Anet A8 to AM8 conversion

I bought my Anet A8 somewhat 3,5 years ago and over time it got upgrade after upgrade until it became the work horse you can see here:

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As you can see I converted it into a bowden style printer (fun fact: early low cost printers all where direct drive and got converted to bowden. These days all are bowden and get converted to direct drive), and added cable chains, x/y tensioner, an adjustable z endstop and other stuff.

However due to the original price which varied from around 95 euro and 150 euro depending on time limited offers, it´s frame was made from black acrylic, which required re-tighten every screw once in a while, resulting in breaking.

In my case it started at the bottom section where the four vertical pieces along the motors reside. Those started bending in or outwards and begin to crack. Since this printer is my ABS work horse and the ABS parts for my giant clock where done I continued printing ABS parts for the AM8 conversion.

This is the basic frame. It in fact is so robust now, that I added a handle on top of the bridge for easy transport from its chamber to the workbench and back.

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After connecting the bridge onto the bottom frame with about 32 screws and beefy corner pieces it will never get loose again. This setup brings my printer on par with modern shaking bed printers available right now.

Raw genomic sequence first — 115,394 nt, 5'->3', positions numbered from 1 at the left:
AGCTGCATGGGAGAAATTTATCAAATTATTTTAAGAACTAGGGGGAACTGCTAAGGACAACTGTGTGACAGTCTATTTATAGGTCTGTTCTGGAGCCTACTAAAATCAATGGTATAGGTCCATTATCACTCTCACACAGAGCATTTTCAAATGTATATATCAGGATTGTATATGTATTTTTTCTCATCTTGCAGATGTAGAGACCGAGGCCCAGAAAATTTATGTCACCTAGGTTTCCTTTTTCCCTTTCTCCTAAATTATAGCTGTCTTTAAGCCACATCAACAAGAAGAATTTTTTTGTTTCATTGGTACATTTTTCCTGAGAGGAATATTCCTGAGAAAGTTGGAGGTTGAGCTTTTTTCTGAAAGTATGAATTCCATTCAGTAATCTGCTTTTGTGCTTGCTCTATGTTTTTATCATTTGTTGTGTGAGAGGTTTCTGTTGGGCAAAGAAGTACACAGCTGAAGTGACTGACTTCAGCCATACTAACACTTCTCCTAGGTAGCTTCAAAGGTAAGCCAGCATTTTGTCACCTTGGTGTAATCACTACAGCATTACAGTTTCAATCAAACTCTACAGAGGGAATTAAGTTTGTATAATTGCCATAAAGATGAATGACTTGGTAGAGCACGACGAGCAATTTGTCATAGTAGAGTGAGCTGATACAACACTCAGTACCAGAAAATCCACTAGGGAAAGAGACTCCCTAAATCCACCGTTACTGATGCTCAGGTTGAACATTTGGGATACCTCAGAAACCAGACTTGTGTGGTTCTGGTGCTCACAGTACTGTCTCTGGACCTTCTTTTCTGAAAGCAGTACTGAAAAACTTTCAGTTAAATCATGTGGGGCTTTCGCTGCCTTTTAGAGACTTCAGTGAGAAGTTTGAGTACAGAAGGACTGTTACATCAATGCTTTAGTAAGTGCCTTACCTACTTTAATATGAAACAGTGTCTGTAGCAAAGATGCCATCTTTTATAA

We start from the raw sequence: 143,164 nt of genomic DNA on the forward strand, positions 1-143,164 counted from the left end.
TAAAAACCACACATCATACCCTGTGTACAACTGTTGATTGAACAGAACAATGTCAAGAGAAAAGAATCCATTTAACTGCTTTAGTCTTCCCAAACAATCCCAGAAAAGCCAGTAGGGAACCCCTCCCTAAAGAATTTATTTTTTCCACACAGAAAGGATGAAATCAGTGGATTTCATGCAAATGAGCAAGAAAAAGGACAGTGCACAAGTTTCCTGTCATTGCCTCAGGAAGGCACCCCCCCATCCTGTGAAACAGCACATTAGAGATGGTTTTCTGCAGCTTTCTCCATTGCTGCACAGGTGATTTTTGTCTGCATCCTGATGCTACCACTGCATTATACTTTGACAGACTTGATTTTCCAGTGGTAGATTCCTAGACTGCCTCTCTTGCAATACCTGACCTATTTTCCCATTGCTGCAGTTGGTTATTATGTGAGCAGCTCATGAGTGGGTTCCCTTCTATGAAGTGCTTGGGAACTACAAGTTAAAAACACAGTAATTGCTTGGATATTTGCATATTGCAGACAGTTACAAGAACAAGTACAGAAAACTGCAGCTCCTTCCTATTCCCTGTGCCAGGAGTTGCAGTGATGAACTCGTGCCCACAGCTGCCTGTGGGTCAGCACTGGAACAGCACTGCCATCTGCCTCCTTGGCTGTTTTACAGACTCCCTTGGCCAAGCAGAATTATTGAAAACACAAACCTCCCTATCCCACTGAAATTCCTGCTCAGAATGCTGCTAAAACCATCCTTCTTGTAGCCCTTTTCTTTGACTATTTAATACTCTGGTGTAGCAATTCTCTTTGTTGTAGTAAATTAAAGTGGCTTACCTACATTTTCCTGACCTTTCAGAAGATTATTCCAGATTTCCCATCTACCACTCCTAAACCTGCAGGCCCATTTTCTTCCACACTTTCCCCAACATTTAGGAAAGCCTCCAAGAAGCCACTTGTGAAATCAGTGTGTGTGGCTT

I made some minor changes to the original AM8 design, as I did not want to loose my existing parts for the X gantry (tensioner, adjustable endstop, cable chain) and the y axis (cable chain), I need to swap a few parts and design a replacement y endstop mount, so I printed one on the halfway converted printer:

Since I always use ATX power supplies I needed a proper AM8 mount for that, too. All I found were far to fancy and over engineered, total bullshit (big psu fan blowing over the build plate) or just perfect, beside the fact the mount it self was to weak in the result of making it look cool. Gnarf. So I designed my own, too. :AM8 ATX Power Supply Mount (Customizable) by geit_de - Thingiverse

Currently I print LED brackets for the sides, as printing inside the chamber without lights is just stupid. As you can see on the image the display is still loose, as I need to print a case/mount for it, too. Last part will be a camera mount for the RaspiCam. But those are details:

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It is a beast now. A robust beast for the upcoming years to be. No more degrading as most structural parts are ABS and aluminum now and I bet the print quality is still on par with all recent printers you can buy.

I won’t say it’s pretty exactly, but it sure looks functional (and we’re both guys who favor function over form). It will be cool to see it with lights. I like that you chose 4020 for the vertical frame members. The handle on top is an interesting idea.

Well, it is a tool :smiley:

However the 2040 extrusions weren´t exactly my idea. The AM8 style conversion is basically several years old. I just gave it my touches. I also saw that handle on some other printer and since I have the very same handle on my other printers, too, I printed it a fifth time. :smiley: